What Options Do Mall Landlords Have When Brick & Mortar Retail Melts Down on Them? | Wolf Street
Mall investors have long denied it. But year after year, ecommerce has been eating up brick-and-mortar retail sales, in the third quarter faster than ever, and in the fourth quarter, according to early indications, even faster. Turns out, ecommerce is a structural change that grew out of the arrival of the Internet, has been underway for two decades, and will continue until it has played out.
Sure, malls are not all going to be shuttered overnight. But many of them have already been turned into zombie malls; and others that are located on good locations are being redeveloped into office and apartment buildings with some retail and restaurant space, along with movie theaters, and other entertainment venues.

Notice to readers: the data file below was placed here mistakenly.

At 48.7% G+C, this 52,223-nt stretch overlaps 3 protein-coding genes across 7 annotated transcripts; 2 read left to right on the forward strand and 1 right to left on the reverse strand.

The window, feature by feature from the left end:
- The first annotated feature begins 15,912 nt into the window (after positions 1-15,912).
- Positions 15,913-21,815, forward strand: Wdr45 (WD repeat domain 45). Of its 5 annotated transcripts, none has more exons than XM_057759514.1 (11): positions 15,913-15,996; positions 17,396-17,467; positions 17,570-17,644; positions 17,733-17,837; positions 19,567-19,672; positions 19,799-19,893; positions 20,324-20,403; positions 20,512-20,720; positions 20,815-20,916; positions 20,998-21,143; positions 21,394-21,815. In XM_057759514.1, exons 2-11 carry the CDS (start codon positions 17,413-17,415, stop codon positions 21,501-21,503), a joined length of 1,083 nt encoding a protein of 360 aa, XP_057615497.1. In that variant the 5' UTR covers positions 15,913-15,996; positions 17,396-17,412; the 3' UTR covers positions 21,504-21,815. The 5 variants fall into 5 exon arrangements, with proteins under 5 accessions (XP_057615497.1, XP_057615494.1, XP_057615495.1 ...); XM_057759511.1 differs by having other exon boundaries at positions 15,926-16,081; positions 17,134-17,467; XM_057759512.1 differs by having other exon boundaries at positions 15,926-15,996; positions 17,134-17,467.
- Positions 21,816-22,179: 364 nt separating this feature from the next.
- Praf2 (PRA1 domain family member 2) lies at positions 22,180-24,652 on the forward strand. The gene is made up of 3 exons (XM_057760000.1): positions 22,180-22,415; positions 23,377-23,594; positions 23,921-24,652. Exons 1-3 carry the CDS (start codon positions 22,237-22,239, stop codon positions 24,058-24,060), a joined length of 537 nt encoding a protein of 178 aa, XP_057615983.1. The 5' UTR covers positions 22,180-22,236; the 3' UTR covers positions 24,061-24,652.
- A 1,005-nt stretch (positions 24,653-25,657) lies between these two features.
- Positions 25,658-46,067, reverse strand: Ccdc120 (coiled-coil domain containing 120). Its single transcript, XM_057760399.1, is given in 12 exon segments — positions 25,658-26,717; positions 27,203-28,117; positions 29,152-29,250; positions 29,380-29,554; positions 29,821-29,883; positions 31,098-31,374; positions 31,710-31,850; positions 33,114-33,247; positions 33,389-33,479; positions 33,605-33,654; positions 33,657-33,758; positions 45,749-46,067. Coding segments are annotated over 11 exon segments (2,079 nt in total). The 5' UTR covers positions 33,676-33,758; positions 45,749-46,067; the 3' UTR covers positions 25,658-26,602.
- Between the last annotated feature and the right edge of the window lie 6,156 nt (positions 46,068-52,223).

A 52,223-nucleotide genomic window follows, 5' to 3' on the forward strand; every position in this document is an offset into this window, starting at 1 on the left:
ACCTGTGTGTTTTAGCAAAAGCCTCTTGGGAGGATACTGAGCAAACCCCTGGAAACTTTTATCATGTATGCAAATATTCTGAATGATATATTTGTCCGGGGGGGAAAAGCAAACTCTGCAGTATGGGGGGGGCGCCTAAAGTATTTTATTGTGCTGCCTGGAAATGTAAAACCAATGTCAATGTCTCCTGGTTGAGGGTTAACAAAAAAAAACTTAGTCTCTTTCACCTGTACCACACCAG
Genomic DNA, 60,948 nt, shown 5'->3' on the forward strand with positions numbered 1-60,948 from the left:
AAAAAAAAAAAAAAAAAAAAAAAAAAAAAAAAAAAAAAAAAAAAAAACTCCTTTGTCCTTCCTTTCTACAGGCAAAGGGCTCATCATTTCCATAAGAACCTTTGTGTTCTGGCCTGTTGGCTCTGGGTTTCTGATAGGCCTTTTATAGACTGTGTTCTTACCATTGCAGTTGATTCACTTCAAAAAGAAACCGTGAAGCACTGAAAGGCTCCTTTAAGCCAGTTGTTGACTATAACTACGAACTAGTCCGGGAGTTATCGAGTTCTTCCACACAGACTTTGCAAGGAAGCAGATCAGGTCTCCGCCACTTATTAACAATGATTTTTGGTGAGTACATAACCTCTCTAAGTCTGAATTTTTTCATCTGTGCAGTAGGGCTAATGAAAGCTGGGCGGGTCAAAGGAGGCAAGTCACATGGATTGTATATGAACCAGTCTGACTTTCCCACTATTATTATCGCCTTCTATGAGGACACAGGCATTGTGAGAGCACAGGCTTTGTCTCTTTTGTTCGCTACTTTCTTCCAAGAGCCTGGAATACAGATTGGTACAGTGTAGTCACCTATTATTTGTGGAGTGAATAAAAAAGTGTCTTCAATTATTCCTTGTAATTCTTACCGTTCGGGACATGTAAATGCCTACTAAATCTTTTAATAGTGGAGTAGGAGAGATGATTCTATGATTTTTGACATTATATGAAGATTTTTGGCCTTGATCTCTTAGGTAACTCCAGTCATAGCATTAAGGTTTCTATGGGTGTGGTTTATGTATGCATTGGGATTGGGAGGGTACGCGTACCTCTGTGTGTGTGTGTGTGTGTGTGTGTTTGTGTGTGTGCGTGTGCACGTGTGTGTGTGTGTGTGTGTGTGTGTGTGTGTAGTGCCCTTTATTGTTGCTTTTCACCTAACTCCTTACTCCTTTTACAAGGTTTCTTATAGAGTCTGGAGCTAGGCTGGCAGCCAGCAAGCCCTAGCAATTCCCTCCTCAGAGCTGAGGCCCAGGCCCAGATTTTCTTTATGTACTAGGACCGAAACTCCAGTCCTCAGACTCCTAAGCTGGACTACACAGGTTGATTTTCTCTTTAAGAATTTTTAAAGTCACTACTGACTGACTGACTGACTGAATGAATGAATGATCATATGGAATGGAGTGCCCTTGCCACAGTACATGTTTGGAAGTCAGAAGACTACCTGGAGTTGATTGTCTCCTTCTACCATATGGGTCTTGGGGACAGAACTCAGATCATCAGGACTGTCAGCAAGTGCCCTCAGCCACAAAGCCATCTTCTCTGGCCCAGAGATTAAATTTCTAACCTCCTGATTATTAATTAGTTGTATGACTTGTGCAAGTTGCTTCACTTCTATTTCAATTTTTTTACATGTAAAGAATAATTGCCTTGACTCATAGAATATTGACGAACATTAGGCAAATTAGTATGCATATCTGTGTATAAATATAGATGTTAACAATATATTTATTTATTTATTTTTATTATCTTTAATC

One of the big issues for malls is that department stores that anchor them are being closed, either because retailers are reducing their brick-and-mortar footprint as they switch to ecommerce, such as Macy’s; or because retailers are getting dismembered in bankruptcy court, such as Sears; or because retailers are now moseying over to the nearest bankruptcy court, such as J.C. Penney. If a mall is anchored by two department stores and they both close, it’s fiendishly hard to maintain the mall as a mall.